Every year, Social Security determines whether or not to give Social Security recipients a cost-of-living adjustment (COLA) based on changes in third-quarter inflation as measured by the Bureau of Labor Statistics' Consumer Price Index for Urban Wage Earners and Clerical Workers (CPI-W). Specifically, it compares the average third-quarter CPI-W in the current year to the average third-quarter CPI-W in the last year a COLA was awarded.
Last year, Social Security recipients received a 2% COLA increase, so this year's CPI-W was compared to last year's third-quarter average. Because CPI-W increased 2.8% between those two periods, Social Security recipients will receive a COLA increase next year of 2.8%. That increase boosts the average monthly Social Security payment to retired workers to $1,461 in 2019 from $1,422 in 2018.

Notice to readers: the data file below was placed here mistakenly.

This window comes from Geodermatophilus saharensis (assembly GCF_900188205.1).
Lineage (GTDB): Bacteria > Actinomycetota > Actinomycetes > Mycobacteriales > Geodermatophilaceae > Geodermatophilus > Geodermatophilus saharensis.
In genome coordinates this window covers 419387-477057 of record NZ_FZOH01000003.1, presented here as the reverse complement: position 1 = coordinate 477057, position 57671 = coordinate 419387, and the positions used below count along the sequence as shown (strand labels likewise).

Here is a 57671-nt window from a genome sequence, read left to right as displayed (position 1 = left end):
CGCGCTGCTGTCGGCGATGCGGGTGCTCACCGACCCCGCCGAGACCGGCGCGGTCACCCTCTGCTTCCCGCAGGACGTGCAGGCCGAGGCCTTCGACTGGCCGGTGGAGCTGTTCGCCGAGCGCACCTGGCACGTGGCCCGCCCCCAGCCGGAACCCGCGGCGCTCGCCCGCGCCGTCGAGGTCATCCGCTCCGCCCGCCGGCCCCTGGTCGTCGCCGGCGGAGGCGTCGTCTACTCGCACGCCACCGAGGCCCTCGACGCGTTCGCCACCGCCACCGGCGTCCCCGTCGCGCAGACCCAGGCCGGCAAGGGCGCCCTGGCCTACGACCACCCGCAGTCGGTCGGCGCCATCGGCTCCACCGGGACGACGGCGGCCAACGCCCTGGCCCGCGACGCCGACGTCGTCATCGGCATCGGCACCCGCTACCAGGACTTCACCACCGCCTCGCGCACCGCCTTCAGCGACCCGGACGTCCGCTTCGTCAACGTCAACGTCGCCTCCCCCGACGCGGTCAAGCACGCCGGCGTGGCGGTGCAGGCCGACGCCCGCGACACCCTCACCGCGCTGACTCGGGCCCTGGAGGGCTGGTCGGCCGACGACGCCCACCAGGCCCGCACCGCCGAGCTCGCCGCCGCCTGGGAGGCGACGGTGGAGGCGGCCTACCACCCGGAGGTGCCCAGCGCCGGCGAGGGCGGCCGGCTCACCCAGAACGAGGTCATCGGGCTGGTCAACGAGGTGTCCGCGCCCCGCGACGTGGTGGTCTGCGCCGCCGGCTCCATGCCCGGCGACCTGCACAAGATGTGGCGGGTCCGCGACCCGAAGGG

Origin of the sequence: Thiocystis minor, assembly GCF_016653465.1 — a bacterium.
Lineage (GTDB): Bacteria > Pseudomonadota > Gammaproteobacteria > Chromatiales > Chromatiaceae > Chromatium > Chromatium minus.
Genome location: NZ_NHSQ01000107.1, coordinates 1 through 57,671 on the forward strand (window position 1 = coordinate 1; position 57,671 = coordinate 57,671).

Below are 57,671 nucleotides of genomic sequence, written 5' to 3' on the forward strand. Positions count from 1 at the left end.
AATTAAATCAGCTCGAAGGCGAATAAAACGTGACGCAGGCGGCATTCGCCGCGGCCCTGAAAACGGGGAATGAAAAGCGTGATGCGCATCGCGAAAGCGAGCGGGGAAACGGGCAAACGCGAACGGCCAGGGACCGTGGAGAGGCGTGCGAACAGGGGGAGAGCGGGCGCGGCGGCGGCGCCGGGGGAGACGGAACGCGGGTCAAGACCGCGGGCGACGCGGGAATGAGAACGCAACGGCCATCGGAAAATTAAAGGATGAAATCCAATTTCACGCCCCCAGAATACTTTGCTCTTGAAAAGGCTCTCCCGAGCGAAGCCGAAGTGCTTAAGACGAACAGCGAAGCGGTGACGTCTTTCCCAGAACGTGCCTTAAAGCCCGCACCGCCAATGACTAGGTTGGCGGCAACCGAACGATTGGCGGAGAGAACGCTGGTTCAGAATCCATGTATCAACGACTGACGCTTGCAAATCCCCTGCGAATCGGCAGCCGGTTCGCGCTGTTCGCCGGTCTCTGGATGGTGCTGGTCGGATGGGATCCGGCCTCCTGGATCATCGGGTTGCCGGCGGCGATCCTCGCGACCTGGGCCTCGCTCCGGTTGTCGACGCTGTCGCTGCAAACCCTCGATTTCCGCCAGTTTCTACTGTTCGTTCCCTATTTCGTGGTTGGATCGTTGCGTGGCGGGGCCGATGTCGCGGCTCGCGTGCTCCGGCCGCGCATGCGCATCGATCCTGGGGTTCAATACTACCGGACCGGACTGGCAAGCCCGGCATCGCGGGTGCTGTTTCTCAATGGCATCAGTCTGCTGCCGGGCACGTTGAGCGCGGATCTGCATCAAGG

Similarly, the average couple collecting Social Security will see their income increase, too. Following the COLA increase, the typical couple will collect an average $2,448 per month, if both people are collecting Social Security benefits.
However, there's a good chance you won't collect these average amounts next year. As I mentioned, the amount you receive in benefits is based upon your own individual earnings history or your spouse's earnings history if you're collecting spousal benefits. It also depends on when you began collecting your benefits.
If you started collecting benefits prior to attaining your full retirement age, then your benefit has been reduced by a fixed percentage for each month you claimed early. If you began receiving benefits after your full retirement age, then your benefit has been increased by a fixed percentage for each month you delayed, up to age 70.
As you can see in the following table, full retirement age varies between age 65 and 67, depending on birth year.
|Full Retirement Age by Birth Year|
|Year||Full Retirement Age|
|1937 or earlier||65|
|1938||65 and 2 months|
|1939||65 and 4 months|
|1940||65 and 6 months|
|1941||65 and 8 months|
|1942||65 and 10 months|
|1955||66 and 2 months|
|1956||66 and 4 months|
|1957||66 and 6 months|
|1958||66 and 8 months|